Working with Stylesheets

AK

POSTED BY: Andre Kuzniarek

That did it! Wow... I was way overthinking this. And thanks for the tip... I will build the font into my stylesheet.

POSTED BY: Michael McCain

Well, I am one of those involved with print media (yes, there are still a few of us left). I have been involved in numerious book projects over the past two decades as an author, co-author, page designer, and compositor. In the early 1990s I started with TeX, using Mathematica as my development environment and either writing directly in LaTeX or converting my notebooks to .tex files. Sometime after the release of Mathematica 3 (1996) though, I switched to using Mathematica to output files that could be sent directly to a production printing device. And I continue to use Mathematica for these tasks, including my current book projects, one of which I hope will be out later this year.

Primarily I now create stylesheets to my own or to other's design and output to PDF as per my publisher's specs. Mostly, the process runs smoothly and I have been able to send my PDF to my publisher with very little if any modification. But of course every system has issues and Mathematica is no exception. Although I have implemented lots of tools and tricks over the years to help me author books and papers, I am always running into things here and there that I just don't know how to do or that are lacking in Mathematica. This is where I think this group can be a great help. People who have experience with various aspects of authoring and publishing are the ones that I have been able to get help from over the years. And conversely, I have fielded lots of questions from others who had questions that I have been able to answer. So I am very encouraged that this forum can be so useful for all of us.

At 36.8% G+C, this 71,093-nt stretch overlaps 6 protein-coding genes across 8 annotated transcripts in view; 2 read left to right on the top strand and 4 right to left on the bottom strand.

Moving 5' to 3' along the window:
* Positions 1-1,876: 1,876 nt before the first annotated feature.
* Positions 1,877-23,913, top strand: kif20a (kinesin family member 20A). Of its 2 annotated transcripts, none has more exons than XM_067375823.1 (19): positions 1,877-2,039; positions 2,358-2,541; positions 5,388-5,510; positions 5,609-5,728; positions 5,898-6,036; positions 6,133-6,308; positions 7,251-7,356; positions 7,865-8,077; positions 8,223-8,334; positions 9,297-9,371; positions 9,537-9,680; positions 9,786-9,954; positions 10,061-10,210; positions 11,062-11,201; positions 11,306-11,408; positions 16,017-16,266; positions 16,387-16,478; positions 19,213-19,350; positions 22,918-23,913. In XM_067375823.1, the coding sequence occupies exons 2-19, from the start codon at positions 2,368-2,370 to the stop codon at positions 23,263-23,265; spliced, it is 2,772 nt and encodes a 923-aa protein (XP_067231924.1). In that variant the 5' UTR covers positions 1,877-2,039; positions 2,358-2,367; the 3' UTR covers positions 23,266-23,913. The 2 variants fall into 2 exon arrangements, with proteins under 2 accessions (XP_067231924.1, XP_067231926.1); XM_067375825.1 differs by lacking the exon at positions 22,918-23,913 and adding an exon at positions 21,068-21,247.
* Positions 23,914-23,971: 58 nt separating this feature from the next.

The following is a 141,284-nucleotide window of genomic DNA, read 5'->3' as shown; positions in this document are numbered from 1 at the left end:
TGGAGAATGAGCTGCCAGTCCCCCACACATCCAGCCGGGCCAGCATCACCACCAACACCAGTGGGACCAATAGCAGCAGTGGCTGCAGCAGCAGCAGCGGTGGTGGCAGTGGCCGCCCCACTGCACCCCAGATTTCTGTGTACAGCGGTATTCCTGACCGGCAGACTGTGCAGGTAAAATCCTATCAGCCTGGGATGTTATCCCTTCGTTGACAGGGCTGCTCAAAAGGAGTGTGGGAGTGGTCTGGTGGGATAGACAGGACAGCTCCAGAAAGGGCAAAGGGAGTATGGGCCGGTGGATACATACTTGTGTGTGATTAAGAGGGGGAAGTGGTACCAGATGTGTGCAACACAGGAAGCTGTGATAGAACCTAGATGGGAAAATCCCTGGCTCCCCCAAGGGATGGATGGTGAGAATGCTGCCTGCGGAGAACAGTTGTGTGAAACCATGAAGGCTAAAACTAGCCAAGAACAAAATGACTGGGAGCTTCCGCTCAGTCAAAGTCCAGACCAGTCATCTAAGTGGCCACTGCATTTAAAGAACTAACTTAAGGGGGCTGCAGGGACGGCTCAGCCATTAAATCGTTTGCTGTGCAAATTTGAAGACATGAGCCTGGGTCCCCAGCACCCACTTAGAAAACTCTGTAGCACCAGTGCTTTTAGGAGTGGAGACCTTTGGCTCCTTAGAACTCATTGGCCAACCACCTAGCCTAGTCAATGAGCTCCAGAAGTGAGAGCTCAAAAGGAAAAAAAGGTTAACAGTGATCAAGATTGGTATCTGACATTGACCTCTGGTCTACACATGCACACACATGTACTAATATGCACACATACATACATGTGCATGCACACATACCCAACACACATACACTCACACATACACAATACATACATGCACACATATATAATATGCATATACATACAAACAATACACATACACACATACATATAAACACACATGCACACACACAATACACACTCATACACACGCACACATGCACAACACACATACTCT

There are some common threads that anyone who has used Mathematica to author or publish will recognize. I list a few here to get some discussion going:

  • creating and using running heads
  • setting up auto-numbering of chapters, sections, exercises
  • creating table of contents, indexes, bibliographies: creation and integration with project
  • use of non-standard fonts (OpenType, e.g.)
  • issues related to PDF or PostScript creation suitable for publishing
  • creation and inclusion of figures and tables;
  • electronic versions of notebooks? CDF, PDF, XML,...
  • source/version control

I am happy to share my experiences in these and related tasks with anyone here. I certainly don't profess to have the answers to all of these things. In fact, I have lots of questions myself that I hope some of you can answer! I'll start posting those over the next few days.

POSTED BY: Paul Wellin

Hi Paul,

I have a formatting question. I have created some authoring tools for myself for lectures. I have created code following in the footsteps of Eric Schulz in this video here. It's taken be awhile to work through it, but I now have most of the tools I need to create my lectures and modify the format using a stylesheet in an effective and efficient way.

However, I do have a question regarding auto numbering. I've managed to create a palette that prints out '"Example" + (number)'. It works perfectly. Here it is...

ActionMenu["Boxes", {
  "Example" :> {SelectionMove[InputNotebook[], After, Cell],
    NotebookWrite[InputNotebook[],
     Cell[
      TextData[{StyleBox["Example ", "ExampleFont"], 
        StyleBox[CounterBox["ItemNumbered"], "ExampleFont"], "\t", 
        StyleBox["Title", FontWeight -> "Bold"], "\nContent"}], 
      "Example"], After],
    SelectionMove[InputNotebook[], Previous, Cell],
    SelectionMove[InputNotebook[], Before, CellContents],